So you don't understand Yiddish, you'll still enjoy this warm-hearted revue

June 06, 1991|By J. Wynn Rousuck

Just before intermission in the joyous Yiddish-English revue, "Those Were the Days," a puff of smoke wafts in from the wings, and actress Eleanor Reissa announces that she has just seen her first train. The train symbolizes the immigration of European Jews to America. As she waves goodbye, Ms. Reissa says, "We go, but we will always remember."

Remembering is at the heart of this five-person revue, conceived and compiled by Zalmen Mlotek and Moishe Rosenfeld, and now playing a two-week run at Center Stage. The first act conjures up rose-colored memories of life in the small European Jewish communities known as shtetls. The second conveys the ebullience of New York's Yiddish music halls.

True, shtetl life was probably not always as jolly as it is portrayed here. And music hall stages were unquestionably more populous than this one -- which is also devoid of scenery. But klezmer music has rarely sounded better than it does in the hands of the Golden Land Klezmer Orchestra, and particularly clarinetist Howard Leshaw.

Primarily, of course, "Those Were the Days" is about remembering the dying language of Yiddish. Much of the show, and most of the songs, are performed in Yiddish, which makes it a rather specialized presentation. But even if you are unfamiliar with this amalgam of German, Hebrew, Polish, Russian, etc., this warm-hearted revue will leave you brimming with thoughts of grandparents and holidays and the riches of being surrounded by family, riches which are rarer and rarer as families become more and more dispersed.

Unquestionably, a large part of this little show's success -- it ran for 19 weeks on Broadway and was nominated for two Tony Awards -- stems from its ability to transport us back to "those days."But equally significant are the spirited performances of the talented Broadway cast, which is now touring with the show throughout North America.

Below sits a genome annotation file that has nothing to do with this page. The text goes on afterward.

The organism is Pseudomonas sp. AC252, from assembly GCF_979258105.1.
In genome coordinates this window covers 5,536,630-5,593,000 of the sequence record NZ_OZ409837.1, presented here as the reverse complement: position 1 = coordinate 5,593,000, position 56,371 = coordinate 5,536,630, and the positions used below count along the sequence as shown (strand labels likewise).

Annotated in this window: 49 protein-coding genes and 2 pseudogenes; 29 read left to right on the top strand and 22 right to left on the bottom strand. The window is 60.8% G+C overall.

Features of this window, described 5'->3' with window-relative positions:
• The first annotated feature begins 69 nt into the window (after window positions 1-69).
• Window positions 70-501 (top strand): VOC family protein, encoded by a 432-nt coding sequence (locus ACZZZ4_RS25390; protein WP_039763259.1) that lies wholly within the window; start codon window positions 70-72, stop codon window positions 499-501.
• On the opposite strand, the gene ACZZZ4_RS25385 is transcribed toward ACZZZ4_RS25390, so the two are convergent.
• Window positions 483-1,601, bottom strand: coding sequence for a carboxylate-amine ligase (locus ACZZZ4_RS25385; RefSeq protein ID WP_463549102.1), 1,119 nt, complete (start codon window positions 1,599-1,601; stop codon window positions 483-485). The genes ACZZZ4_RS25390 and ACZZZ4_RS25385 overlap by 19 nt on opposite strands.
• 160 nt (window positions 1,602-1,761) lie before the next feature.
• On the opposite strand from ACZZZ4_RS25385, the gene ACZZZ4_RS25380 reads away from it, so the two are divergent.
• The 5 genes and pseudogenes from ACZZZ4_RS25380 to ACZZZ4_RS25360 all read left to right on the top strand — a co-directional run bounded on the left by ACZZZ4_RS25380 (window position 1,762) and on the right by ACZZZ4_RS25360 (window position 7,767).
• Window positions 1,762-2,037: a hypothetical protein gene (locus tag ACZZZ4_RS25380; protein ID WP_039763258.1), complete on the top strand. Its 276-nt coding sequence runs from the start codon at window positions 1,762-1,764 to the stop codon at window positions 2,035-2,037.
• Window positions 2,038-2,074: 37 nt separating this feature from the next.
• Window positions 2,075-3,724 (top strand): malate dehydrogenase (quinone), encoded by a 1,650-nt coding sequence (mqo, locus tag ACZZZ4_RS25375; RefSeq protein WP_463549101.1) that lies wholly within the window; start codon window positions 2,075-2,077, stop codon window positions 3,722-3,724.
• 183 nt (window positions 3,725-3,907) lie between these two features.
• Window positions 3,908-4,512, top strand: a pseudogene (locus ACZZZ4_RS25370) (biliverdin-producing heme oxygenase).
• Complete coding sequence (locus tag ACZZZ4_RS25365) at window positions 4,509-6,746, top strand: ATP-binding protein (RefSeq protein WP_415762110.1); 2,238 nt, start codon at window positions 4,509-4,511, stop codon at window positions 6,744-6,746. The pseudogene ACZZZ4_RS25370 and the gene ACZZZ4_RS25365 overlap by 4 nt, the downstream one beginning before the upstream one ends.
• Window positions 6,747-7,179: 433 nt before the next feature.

Whether singing, dancing or performing comedy, Bruce Adler, a third-generation Yiddish theater performer, is as irrepressible as his wide grin; there's nothing quite like the Yiddish blarney he displays in a sketch called "Yiddish International Radio Hour," in which he sings Yiddish lyrics with an Irish accent.

Similarly exotic is an all-Yiddish rendition of Figaro's aria from "The Barber of Seville" by Robert Abelson, a practicing cantor whose credits include the New York City Opera, as well as a stint as a singer at a Romanian restaurant on the Lower East Side.

The aforementioned Ms. Reissa, who also directed and choreographedthe production, brings comic flair to her brief narrative segments in the first act, but she also sings a tearfully affecting "My Yiddishe Mama." And, when Ms. Reissa and Lori Wilner team up with Mr. Adler in "Bei Mir Bistu Schoen," the joint really jumps.

But the bit that'll tickle you to your ethnic core -- your stomach -- is a sketch based on a story by Sholom Aleichem. Mr. Adler portrays a starving customer in a restaurant run by Mina Bern, another veteran Yiddish performer, whom moviegoers will recognize from Barry Levinson's recent film, "Avalon." As Ms. Bern details the delicious dishes that aren't available, Mr. Adler grows wearier and wearier with hunger. By the time he passes out, Ms. Bern's descriptions have made you so hungry that you, too, could collapse from longing for a bowl of matzo ball soup.

"Those Were the Days" continues at Center Stage through June16; call 332-0033.

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